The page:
"I was so happy to be able to do it, Harry. It's what I got into this for. So when's our next meeting? We still have to be careful, but it'll be a lot easier now."
"How about 4:00 on Monday, usual place?"
She nodded. "Okay, see you then. Professor, thank you again."
"You're very welcome. Pansy, Harry, please enjoy yourselves."
They left, and quickly went in different directions so as not to be seen together. Harry went straight out the castle entrance, an on into Hogsmeade.
Harry thought he would have to look around from shop to shop to find the others, but he ran into Ron and Hermione quickly on the main road. "Where's Neville?" Harry asked.
"He wanted to do some Christmas shopping, he's in the Owl Order Office," said Hermione. "So, what did you hear from Dumbledore?"
Harry related all that had happened. "So Pansy's not happy about Malfoy not getting expelled, but she's really happy that she was able to help me."
"Good thing she went to Dumbledore, you'd have shaken it off and not done anything about it," Ron said, "and we'd be in the infirmary trying to get you to identify a ball and a pen."
"That's not funny, Ron," Hermione chastised him.
He looked at her quizzically. "I wasn't trying to be. I was saying he'd have ended up badly, and should take threats more seriously."
"Oh. Well, all right, then. Let's go join Neville at the Owl Order Office. I'm going to look through their catalogs and find something really nice for Pansy. She deserves it."
"Good idea, that's very nice of you, Hermione," agreed Harry. "I need to go there too."
"Well, I'd go there, but it's kind of depressing if you don't have money to spend," said Ron. "Why don't I just go to the Three Broomsticks and meet you there after you're done?" They agreed to do that, and Ron walked off.
When he was sure Ron was out of their hearing range, Harry said to Hermione, "I wish I could just give Ron a bag of Galleons, but I know he'd never take it."
She looked at him knowingly. "If your positions were reversed, Harry, neither would you."
"This is one of those 'I hate it when you're right' situations," said Harry. "No, I wouldn't. But I still wish he would." They walked on in silence for a minute. "Hermione, I have a question. In wizarding history, can you think of any times when bad things happened when well-intentioned people started bending laws and rules in the name of expediency?"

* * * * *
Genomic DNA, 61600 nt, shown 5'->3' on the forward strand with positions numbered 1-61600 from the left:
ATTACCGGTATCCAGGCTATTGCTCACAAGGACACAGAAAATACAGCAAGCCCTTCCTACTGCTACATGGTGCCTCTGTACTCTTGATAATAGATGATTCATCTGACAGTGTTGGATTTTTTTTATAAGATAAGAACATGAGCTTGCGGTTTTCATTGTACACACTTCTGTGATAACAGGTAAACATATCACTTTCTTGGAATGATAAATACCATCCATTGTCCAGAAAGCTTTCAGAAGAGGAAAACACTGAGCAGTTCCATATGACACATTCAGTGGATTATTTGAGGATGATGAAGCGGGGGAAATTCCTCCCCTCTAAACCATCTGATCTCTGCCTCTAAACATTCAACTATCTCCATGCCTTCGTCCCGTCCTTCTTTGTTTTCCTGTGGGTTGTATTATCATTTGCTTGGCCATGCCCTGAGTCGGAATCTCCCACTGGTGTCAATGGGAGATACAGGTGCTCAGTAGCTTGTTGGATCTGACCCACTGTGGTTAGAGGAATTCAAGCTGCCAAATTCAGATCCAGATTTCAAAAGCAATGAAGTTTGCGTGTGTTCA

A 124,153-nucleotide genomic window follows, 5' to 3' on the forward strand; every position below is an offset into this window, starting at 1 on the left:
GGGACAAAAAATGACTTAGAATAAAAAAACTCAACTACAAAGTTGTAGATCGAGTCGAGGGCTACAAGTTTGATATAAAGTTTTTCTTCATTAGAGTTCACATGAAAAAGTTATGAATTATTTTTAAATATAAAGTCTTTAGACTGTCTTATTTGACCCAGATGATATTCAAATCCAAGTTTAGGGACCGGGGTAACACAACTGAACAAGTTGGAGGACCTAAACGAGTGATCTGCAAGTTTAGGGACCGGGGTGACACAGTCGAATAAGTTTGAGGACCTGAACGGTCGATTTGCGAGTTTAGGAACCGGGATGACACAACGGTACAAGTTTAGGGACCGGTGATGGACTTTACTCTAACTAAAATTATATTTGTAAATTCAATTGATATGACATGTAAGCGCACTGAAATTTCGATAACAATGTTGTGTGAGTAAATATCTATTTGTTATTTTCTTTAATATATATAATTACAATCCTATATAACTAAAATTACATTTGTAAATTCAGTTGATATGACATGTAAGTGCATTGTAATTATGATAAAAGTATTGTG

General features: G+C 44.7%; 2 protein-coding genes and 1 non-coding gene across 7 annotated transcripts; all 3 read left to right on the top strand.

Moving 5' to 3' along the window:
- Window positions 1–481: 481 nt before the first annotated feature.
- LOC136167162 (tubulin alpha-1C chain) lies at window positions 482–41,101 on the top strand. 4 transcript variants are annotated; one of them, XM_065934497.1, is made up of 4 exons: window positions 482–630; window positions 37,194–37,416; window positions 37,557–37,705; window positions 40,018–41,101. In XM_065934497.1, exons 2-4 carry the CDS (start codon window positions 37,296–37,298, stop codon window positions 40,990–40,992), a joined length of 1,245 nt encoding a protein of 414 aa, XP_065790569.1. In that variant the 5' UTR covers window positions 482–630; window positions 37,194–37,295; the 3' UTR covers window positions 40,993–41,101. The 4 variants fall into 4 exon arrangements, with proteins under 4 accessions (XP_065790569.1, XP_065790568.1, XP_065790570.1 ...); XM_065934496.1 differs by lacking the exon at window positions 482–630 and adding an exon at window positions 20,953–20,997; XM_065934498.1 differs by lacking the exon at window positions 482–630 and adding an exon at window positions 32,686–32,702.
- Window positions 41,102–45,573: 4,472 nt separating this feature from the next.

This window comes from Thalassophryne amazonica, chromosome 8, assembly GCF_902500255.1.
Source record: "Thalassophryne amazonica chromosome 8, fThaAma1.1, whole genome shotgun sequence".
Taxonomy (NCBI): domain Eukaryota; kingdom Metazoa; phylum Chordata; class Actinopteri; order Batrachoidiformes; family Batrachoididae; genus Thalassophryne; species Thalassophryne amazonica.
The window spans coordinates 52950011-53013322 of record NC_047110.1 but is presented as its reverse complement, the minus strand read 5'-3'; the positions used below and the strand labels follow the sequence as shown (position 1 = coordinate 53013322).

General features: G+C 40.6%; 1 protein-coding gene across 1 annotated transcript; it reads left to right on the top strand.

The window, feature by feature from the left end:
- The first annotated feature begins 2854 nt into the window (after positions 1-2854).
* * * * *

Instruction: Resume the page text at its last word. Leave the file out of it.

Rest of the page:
"Sure, there's been lots of times like that. Probably the most famous is the series of events that led to the schism with the centaurs back in 1388. Prior to that, some centaurs lived in close proximity to humans, and had similar rights. Now, some people got it in their heads that..." She suddenly eyed him appraisingly. "Are you really interested in this?"
He shrugged lightly. "Not every last detail, but the general outline, yes. Professor Dumbledore was disappointed that Pansy or I couldn't think of any situations like that. I'd like to be able to tell him I know of at least one."
Amused, she asked, "Now do you wish you'd paid more attention in History of Magic?"
"Like Pansy said, it's a major accomplishment not to fall asleep in History of Magic," Harry said defensively.
"Okay... anyway, some people decided that the centaurs were responsible for the spread of a disease that was going around..." She kept talking until well after they were in the Owl Order Office. Harry found, to his surprise, that he was actually interested.
They met Neville in the office, and Harry told him the major details of the meeting with Dumbledore, leaving out any mention of Pansy. "He wasn't even listening?" asked Neville in amazement, smiling. "Couldn't happen to a nicer guy..." Harry was not inclined to slap Neville's wrist for his indulgence in Schadenfreude.